MPCC calls on more teams to join its anti-doping movement
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Monday, April 8, 2013

MPCC calls on more teams to join its anti-doping movement

by Shane Stokes at 5:30 PM EST   comments
Categories: Pro Cycling, Doping
Legeay favours a ‘Year Zero’ approach, but also a rigid enforcing of regulations from this point

MPCCFollowing an upsurge in requests for membership after the Lance Armstrong/US Postal Service scandal, the Mouvement Pour un Cyclisme Crédible/MPCC [Movement for a Credible Cycling – ed.] has called on more teams to come on board and to submit to the tougher anti-doping regulations that it requires.

The MPCC, which was set up by former Crédit Agricole chief Roger Legeay and several pro teams on the eve of the 2007 Tour de France, has seen a substantial increase in interest, both from teams of different levels and also from race owners, sponsors, national federations and others.

According to Legeay, the sport would benefit greatly if other teams sign up.

“Let’s imagine it’s the case,” he said, being asked what would happen if all of the teams in cycling came on board. “Everybody would have to comply with the same rules. It would be better for cycling’s credibility that all teams follow harder rules. The more members the better.

“Before 2013, January 1st, we were said to have too few members, and today, they are four times the number of teams. Institutional sponsors as LCL and PMU – historical Tour de France sponsors – also have a voice at the General Assembly of MPCC. Federations also can attend our meetings. This is game-changing and improves the credibility of our movement.”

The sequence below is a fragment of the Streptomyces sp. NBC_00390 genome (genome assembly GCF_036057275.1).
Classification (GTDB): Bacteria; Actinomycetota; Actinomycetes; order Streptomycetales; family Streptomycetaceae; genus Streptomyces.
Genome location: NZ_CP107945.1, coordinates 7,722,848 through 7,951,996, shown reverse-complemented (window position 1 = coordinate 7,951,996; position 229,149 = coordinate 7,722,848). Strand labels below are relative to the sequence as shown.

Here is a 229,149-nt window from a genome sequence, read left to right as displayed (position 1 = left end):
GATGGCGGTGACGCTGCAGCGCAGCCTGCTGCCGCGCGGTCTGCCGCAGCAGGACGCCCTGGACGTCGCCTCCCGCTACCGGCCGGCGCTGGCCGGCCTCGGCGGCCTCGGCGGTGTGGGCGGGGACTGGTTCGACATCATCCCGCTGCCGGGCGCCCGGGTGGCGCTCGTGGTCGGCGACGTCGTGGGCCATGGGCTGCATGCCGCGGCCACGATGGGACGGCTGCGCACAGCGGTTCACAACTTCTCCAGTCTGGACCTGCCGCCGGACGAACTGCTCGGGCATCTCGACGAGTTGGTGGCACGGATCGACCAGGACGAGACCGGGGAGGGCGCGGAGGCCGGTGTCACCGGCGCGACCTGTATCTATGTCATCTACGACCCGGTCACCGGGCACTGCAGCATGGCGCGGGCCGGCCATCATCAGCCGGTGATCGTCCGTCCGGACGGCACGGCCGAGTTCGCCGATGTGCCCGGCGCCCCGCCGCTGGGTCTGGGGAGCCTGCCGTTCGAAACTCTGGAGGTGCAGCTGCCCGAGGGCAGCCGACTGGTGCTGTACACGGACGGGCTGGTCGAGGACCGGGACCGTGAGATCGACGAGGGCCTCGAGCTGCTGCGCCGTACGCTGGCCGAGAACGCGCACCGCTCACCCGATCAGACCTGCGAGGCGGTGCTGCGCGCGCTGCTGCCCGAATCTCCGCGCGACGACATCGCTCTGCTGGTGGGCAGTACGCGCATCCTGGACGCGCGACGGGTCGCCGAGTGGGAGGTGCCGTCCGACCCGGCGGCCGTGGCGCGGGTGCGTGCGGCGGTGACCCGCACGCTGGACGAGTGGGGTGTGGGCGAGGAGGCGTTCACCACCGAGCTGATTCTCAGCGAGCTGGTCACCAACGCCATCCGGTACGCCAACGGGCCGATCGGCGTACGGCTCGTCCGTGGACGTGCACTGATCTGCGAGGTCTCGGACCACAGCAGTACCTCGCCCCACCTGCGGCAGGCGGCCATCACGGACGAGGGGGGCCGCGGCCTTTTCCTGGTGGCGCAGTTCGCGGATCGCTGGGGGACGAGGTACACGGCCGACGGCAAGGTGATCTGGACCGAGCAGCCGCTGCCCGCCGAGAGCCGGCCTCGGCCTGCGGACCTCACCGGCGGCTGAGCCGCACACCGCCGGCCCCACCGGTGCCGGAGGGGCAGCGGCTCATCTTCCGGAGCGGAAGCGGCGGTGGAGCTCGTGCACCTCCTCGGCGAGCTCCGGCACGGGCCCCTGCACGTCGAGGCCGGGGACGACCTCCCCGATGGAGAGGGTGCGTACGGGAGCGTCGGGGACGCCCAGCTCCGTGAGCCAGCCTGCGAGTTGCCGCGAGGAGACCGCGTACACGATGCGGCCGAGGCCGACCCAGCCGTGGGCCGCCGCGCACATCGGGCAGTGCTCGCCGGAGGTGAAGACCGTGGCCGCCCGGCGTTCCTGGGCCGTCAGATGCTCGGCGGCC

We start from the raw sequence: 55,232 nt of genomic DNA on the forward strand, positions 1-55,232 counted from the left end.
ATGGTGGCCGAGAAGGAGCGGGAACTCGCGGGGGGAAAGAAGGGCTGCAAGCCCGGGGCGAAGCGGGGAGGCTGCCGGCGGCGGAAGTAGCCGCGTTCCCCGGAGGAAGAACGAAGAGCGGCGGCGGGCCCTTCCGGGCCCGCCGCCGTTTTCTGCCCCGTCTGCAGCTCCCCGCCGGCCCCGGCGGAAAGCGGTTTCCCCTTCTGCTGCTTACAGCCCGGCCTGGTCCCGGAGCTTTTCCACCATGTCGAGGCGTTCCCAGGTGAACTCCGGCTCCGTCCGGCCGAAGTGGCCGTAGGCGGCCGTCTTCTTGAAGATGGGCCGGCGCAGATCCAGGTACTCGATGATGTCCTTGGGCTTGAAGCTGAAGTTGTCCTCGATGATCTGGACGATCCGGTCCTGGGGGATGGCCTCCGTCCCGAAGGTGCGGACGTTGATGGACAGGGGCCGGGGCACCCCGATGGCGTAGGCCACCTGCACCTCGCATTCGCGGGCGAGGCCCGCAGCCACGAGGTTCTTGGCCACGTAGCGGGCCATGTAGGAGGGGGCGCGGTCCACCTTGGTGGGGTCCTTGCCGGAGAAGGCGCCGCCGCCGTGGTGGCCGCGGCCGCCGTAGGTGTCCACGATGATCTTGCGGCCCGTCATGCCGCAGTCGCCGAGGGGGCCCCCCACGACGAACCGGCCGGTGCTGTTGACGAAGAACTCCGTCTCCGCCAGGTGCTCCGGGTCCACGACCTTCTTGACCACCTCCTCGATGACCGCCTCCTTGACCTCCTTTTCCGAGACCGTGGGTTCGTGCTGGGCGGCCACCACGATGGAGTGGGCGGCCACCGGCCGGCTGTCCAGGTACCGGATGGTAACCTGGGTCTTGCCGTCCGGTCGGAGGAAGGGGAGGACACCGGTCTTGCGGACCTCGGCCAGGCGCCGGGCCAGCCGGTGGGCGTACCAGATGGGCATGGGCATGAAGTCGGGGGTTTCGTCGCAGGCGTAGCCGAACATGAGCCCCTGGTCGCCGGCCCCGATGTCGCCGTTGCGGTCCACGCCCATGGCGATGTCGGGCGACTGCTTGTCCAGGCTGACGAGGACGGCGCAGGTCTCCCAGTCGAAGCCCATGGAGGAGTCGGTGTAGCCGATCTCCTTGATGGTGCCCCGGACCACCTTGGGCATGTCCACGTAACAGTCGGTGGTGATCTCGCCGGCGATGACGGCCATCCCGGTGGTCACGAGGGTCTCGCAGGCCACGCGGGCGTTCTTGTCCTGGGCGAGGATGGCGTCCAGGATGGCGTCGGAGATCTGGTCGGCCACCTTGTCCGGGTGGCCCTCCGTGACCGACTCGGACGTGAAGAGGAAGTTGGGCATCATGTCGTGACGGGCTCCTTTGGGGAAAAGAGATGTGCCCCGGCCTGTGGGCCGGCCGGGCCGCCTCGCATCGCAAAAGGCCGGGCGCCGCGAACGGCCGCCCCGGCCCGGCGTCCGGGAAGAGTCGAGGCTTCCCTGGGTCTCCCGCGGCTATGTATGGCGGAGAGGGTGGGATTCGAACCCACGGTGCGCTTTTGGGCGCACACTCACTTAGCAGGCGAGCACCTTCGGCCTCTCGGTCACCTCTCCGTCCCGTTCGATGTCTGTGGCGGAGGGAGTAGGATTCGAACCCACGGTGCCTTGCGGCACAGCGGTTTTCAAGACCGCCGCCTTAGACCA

The MPCC comprises 39 teams, of which eleven are WorldTour squads. They are Ag2r La Mondiale, Argos Shimano, Astana, Blanco Pro Cycling, FDJ, Garmin Sharp, Katusha, Lampre Merida, Lotto Belisol, Orica GreenEdge and Vacansoleil DCM, of which Astana, Blanco, Katusha, Lampre-Merida and Vancansoleil DCM are currently in a one year probationary period prior to receiving full membership.

Eight WorldTour teams have not joined, namely the BMC Racing Team, Cannondale Pro Cycling, Euskaltel Euskadi, Movistar, Omega Pharma Quick Step, RadioShack Leopard, Sky Procycling and Saxo Tinkoff.

Those who have signed up have agreed to adhere to the following rules:

- to no longer allow a rider race when he has an initial positive test.
- to not sign up a rider who has a suspension of more than six months [with the exception of whereabouts cases] for a period of two years after the suspension.
- to not give corticoid injections without imposing a break from competition of eight days.
- to carry out internal procedures from the first positive case on a team.
- that a team should suspend itself automatically following several positive cases in a twelve month period.

Asked what he expected from those teams who have come on board, Legeay is clear: “That they respect the commitment made: team managers gave their word in front of everybody, at the general assembly. If one team’s conduct is improper, all MPCC members will have the right to say: ‘You have damaged our image.’

“We have a genuine legitimacy, as our movement relies on very specific items: a set of regulations, a strong commitment… Testing positive is concrete, but a layoff due to this positive control is also concrete. Today, MPCC proposes very concrete measures.”

‘Past issues belong in the past’: